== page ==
Cardinal Müller on Reform of the Roman Curia and the Church

Cardinal Gerhard Müller
Cardinal Gerhard Müller (photo: Edward Pentin)

Pope Francis, in his approach to reforming the Roman Curia and the Church, is pursuing a “spiritual cleansing of the temple, at the same time both painful and liberating, so the glory of God can shine in the Church, the light of all mankind,” the Vatican’s doctrinal chief has said.

In an article in tomorrow’s L’Osservatore Romano, Cardinal Gerhard Müller, prefect of the Congregation for the Doctrine of the Faith, addresses the theological criteria for a reform of the Church and the Roman Curia, laying out what he believes should be the basis of the changes.

The publication of the piece is timed to coincide with a meeting from Monday to Wednesday next week of the C9 Council of Cardinals who are to evaluate progress on the reforms. Their conclusions are to be presented at a consistory of the College of Cardinals, scheduled for 12 and 13 February.

Cardinal Müller makes a point in the article of warning against worldliness in the Church. He argues that the Church receives “her true meaning not from social consensus” or through “political power” but through preaching salvation, especially “to the poor and those on the peripheries of life.”

The Church cannot understand herself, nor justify herself, in terms of worldly standards of “power, wealth and prestige,” he says. “Reflection on the nature and mission of the Church of God is, then, the basis and prerequisite of any real reform.”

“Faced with the fragility of men,” he continues, “there is always the temptation to spiritualize the Church, that is, to relegate her to the area of mere ideals and dreams, beyond the abyss of temptation, sin, death and the devil as if, to reach the glory of the resurrection, we do not have to cross the valley of suffering and pain.”

Then, in what is perhaps an implicit criticism of the Church in his native land of Germany, often deemed too wealthy and worldly, Cardinal Müller refers to what Benedict XVI called “entweltlichung” of the Church: her liberation from forms of worldliness. Pope Francis continued this thought, he adds, by talking about a “poor Church for the poor.”

“The Church must never give into the temptation of self-secularization, adapting to secular society and a life without God,” he said. “The size of the Church’s assets or the number of employees in our administrative structures are not the compass used to orientate the renewal of the Church.” Instead, he writes, it is the “spirit of love” in the Church which “serves people through preaching, the sacraments and charity.”

He recalls that the Curia is not merely an administrative structure, but a “spiritual institution rooted in the specific mission of the Church of Rome.” The cardinal then underlines the role of the Pope and bishops within it, and cautions against comparing the relationship between the universal Church and particular churches to secular organizations. “The Church is the Body of Christ,” he says, “and is led and represented by the College of Bishops ‘cum et sub Petro’. [with and under Peter].”

Cardinal Müller discusses collegiality in the curia, explains the essence of papal primacy, and says the job of curial officials is to support the Pope in his service of Catholic unity. He also maintains the Pope “is not restricted in any way" by the curia’s actions, but is in fact supported by them them in exercising his Petrine ministry. He also underlines the importance of understanding the Curia as a “spiritual family”.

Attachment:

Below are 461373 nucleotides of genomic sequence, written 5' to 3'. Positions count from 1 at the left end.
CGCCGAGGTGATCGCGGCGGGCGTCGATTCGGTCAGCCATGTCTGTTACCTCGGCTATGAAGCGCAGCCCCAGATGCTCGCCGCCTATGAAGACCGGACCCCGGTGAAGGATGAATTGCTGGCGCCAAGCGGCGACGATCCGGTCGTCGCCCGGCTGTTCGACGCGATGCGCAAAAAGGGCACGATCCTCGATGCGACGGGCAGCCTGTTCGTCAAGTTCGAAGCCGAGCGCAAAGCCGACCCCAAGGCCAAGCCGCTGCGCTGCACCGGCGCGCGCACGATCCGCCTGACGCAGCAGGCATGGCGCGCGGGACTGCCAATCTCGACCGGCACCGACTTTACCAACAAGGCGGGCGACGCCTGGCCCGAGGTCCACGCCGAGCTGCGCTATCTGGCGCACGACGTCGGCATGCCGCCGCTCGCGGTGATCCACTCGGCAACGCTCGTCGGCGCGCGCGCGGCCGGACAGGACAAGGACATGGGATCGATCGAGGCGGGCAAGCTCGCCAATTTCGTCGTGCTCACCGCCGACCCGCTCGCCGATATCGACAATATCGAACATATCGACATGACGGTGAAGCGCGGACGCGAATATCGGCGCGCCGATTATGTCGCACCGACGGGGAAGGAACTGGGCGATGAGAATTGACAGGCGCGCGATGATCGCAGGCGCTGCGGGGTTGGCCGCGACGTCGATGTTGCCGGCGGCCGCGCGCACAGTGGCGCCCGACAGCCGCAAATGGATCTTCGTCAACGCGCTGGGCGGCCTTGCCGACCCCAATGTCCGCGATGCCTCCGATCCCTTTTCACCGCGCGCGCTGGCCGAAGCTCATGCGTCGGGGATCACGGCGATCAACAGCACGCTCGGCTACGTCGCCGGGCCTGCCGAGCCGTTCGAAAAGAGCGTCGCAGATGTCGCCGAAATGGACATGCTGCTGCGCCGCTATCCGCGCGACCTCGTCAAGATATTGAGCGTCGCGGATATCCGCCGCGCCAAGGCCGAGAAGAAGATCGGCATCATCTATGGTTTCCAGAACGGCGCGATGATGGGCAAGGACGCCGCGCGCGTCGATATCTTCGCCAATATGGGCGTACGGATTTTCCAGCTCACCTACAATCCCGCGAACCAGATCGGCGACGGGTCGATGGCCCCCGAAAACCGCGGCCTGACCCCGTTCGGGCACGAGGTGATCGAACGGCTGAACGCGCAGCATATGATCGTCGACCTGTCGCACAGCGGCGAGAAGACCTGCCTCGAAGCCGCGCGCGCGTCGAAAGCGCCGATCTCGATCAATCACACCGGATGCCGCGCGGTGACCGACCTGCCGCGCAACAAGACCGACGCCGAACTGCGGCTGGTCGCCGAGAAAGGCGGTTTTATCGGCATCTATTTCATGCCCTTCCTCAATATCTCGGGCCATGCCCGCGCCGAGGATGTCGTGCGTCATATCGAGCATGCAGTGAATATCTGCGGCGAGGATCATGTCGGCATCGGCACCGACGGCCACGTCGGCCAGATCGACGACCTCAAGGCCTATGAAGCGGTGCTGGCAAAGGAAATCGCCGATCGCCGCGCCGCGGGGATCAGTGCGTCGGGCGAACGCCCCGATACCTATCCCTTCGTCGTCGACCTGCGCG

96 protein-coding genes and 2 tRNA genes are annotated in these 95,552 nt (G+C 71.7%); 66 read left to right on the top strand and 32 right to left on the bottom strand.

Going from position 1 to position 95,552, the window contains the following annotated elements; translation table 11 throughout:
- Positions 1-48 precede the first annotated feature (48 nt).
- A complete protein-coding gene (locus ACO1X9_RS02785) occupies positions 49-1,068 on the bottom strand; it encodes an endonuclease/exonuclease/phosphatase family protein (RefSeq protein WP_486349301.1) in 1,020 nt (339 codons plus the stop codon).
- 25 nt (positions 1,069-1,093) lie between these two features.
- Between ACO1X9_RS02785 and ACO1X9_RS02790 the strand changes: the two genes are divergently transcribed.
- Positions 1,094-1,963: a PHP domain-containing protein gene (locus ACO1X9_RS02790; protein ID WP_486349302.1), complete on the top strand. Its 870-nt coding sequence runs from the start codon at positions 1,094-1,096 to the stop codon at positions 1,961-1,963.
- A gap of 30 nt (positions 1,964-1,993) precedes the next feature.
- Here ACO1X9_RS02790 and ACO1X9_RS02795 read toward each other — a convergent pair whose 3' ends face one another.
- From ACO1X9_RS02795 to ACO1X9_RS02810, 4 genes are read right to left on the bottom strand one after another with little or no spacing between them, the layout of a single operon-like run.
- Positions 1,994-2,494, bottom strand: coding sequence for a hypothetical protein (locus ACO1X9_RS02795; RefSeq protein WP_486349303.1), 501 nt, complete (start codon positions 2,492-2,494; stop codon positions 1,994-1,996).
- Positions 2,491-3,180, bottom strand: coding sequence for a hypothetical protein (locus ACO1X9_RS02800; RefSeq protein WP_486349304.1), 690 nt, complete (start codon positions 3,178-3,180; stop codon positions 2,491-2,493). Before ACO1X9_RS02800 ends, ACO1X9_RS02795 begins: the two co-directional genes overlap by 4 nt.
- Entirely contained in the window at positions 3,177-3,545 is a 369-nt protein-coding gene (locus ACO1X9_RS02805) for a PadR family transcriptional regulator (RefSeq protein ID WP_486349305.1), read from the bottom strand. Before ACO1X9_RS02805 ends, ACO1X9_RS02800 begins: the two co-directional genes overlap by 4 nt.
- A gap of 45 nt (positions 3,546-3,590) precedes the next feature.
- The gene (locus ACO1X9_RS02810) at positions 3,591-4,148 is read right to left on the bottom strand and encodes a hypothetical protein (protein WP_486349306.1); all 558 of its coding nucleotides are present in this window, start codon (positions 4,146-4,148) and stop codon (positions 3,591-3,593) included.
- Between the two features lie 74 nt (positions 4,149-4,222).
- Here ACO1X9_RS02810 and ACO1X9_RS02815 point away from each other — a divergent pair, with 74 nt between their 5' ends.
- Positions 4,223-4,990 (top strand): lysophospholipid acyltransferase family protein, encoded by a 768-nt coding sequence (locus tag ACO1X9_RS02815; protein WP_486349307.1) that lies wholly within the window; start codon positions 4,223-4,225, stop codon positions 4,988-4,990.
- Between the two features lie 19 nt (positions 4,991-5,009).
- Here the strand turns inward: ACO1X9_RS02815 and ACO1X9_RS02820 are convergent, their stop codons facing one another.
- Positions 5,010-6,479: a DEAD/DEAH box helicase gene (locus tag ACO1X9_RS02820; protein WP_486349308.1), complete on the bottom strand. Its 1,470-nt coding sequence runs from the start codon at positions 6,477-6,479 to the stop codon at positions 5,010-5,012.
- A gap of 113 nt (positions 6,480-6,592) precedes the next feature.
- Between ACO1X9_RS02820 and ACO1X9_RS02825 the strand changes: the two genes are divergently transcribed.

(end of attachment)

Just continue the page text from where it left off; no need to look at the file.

But he points out that the Synod of Bishops is not part of the curia in “the strict sense”. Instead it is an “expression of the collegiality of the bishops in communion with the Pope under his direction”. It is an “expression of the catholicity of the Church”, and belongs to a “different theological category”.

Recalling the importance of listening to the Holy Spirit which brings harmony, Cardinal Müller contrasts this with the spirit of the world that sows “conflict and mistrust.”

In recent years, some have called for more decentralization as part of any reform, often with a view to giving bishops’ conferences more autonomy and authority. This has been a particular wish of many German bishops who, in wishing to allow holy Communion for remarried divorcees, differ from the Vatican.

But the cardinal says a “proper decentralization does not mean episcopal conferences are given more power, but only that they exercise authentic responsibility to which they are entitled under the episcopal authority of teaching and governing of their members always, of course, in union with the primacy of the Pope and of the Roman Church.”

He ends by stressing that “real reform” of the Roman Curia and the Church “aims to render more luminous the mission of the Pope and the Church, in the world today and tomorrow.

Never before, the German cardinal writes, has the world “encountered such radicalism which tends to define man without God, closing the door to transcendence and destroying the common foundations of the human person.”

Referring to the "dictatorship of relativism" and "globalization of indifference", terms used by Benedict XVI and Francis respectively, “the boundaries between truth and falsehood, between good and evil, are confused,” he says. 

“The challenge for the hierarchy and for all members of the Church is to resist these worldly infections”, he says, also in the “treatment of these spiritual of diseases of our time.”

Pope Francis, he says in closing, “is pursuing a spiritual cleansing of the temple, at the same time both painful and liberating, so the glory of God can shine in the Church and be a light for all people. Recalling then, like the disciples of the Lord, the words of Scripture, "Zeal for your house will consume me" (John, 2, 17), we will understand the objective of the reform of the Curia and the Church.”